Take Home Book Bags were a key factor in getting my students engaged in their reading every night at home. With some trial and error, I was able to get the system working (almost) seamlessly in my classroom. I compiled all the important elements in this post to help you create a routine with your students and implement book bags successfully!
Send home a permission slip
A permission slip allows parents the opportunity to opt-in to the book bag program. It outlines how the book bags work and ensures that everyone is on the same page. A permission slip helps keep parents and students accountable for all the materials that are being sent home. If you are interested in a free downloadable version, come join our Facebook group to grab it!
Implement a set day for checking the bags out and a separate day for checking the bags back in. In my classroom, Mondays and Fridays were super busy days so we chose to check them out on Thursday (we actually called them Thursday Book Bags) and students were required to return them by the following Tuesday. Having a day in between allowed students to bring their back in if they forgot on Tuesday and it also gave me a day to check the bags.
On check-in/check-out days, I recommend having something else for the students to do so that it moves quickly. I also suggest doing it at the same time every week. This makes it a routine for you and for your students. My students worked on their Morning Work while we did book bags. We were able to complete the process in less than 10 minutes!
Prepare All Materials
I made all copies for the activities and worksheets in the book bags ahead of time. I created a file system to hold all the materials. When it was time to refill the bags, I just had to reach into the files to grab the new papers.
Track Bag Check-Outs
Each week, I marked down which student checked out each book bag. I had a chart with each student’s name and all the book bags. I drew a circle when a student borrowed a bag and checked off the circle when they returned it.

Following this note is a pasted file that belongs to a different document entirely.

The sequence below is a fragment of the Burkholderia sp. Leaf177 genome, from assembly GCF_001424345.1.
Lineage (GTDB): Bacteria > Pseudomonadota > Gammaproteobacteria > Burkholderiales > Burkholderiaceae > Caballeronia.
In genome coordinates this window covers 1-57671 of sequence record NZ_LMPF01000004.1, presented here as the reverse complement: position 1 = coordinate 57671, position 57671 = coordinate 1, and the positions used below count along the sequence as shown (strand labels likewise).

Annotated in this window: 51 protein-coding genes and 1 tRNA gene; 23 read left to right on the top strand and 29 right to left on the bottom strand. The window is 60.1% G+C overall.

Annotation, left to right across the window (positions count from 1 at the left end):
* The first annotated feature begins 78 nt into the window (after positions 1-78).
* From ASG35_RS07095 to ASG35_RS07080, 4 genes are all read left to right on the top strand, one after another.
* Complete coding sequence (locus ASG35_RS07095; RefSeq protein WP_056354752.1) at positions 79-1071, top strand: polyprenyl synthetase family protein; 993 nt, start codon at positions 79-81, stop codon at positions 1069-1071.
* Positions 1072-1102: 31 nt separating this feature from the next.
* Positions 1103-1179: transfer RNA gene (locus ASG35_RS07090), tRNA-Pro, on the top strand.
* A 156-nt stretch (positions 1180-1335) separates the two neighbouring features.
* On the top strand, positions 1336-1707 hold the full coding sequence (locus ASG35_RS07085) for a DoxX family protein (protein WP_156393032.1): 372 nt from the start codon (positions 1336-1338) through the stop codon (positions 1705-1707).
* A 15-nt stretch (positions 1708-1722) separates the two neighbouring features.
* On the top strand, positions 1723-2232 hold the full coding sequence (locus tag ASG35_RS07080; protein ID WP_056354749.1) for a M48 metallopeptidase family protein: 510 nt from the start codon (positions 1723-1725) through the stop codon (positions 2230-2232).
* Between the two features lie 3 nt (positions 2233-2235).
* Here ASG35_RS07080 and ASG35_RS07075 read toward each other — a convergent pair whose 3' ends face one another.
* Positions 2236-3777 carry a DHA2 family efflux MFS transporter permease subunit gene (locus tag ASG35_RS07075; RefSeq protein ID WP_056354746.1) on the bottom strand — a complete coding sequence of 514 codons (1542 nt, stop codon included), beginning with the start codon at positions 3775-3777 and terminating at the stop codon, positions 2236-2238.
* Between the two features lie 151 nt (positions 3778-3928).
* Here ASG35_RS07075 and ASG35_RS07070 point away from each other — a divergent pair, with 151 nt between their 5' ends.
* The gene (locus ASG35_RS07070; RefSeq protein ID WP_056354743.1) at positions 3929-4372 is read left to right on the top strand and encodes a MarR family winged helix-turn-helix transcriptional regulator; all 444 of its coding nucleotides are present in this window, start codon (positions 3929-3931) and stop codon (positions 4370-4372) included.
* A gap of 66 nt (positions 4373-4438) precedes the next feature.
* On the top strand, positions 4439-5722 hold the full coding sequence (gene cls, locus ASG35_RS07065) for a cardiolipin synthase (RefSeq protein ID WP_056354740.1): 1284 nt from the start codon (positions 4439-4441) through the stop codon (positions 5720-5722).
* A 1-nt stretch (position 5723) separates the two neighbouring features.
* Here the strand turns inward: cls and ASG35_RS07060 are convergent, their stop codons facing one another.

This allowed me to keep track of students who didn’t return bags (which didn’t happen often) and also which bags each child had already borrowed throughout the year. I encouraged them to choose a different bag each week, so that they could explore new topics and so everyone had a chance to check out each bag.
Use a Bag that Closes
While any type of bag can be used for the book bags, I recommend using a bag that can be closed. To keep the materials from falling out, a bag with a velcro, zipper or button closure is helpful. I also tried to get bags that would fit in a student’s backpack for easy transport to and from school!
Don’t Spend a Lot of Money on Books!
To fill the book bags, you’ll want to stock up on a few more books. You could write a project for Donors Choose or ask for donations. Check out this Facebook Live for even more ways to get books for cheap.
Pay Attention to Student Interests
Provide students with a wide selection of book bags to choose from. The more bags you have, the more eager they will be to check one out. Ask students what topics they want to read and learn more about. This will build their engagement in reading at home. Feel free to join our Facebook group and make a suggestion for new bag ideas!
Have Enough Bags for the Class
I recommend having enough bags for each student, so that each child can take a bag home every week. You could even have a few extra to ensure that there are a variety of books for students to choose from.
Keep a Visible Chart of Book Bag Choices
By keeping a visible chart in your classroom, students can see which bags are available. I had mine in a high traffic area in my room, where kids could look at it as they walked by. This will make check-out easier, since students will have an idea of which bag they are interested in.
Rotate the Check-Out Order
Each week, switch up the order in which students check out their book bags. This will keep it fair and allow each student the chance to have the first pick. Some weeks I made it completely random, while other weeks I chose a student who was working hard during check-out time. They all wanted to be sure that they got the bag that they wanted, so this really motivated them to stay on task!
Don’t Make it a Requirement!
I never made Take Home Book Bags a requirement in my classroom. I gave all students and families the option to participate. I always had a majority of my students opt in, however. Once students were using the book bags, I did not require them to complete the activities inside. I explained that they were merely for fun as extension options of the books. I stressed that the reading was the most important part!
Ready to start Take Home Book Bags in your classroom? Check out Take Home Book Bags in my TpT store!
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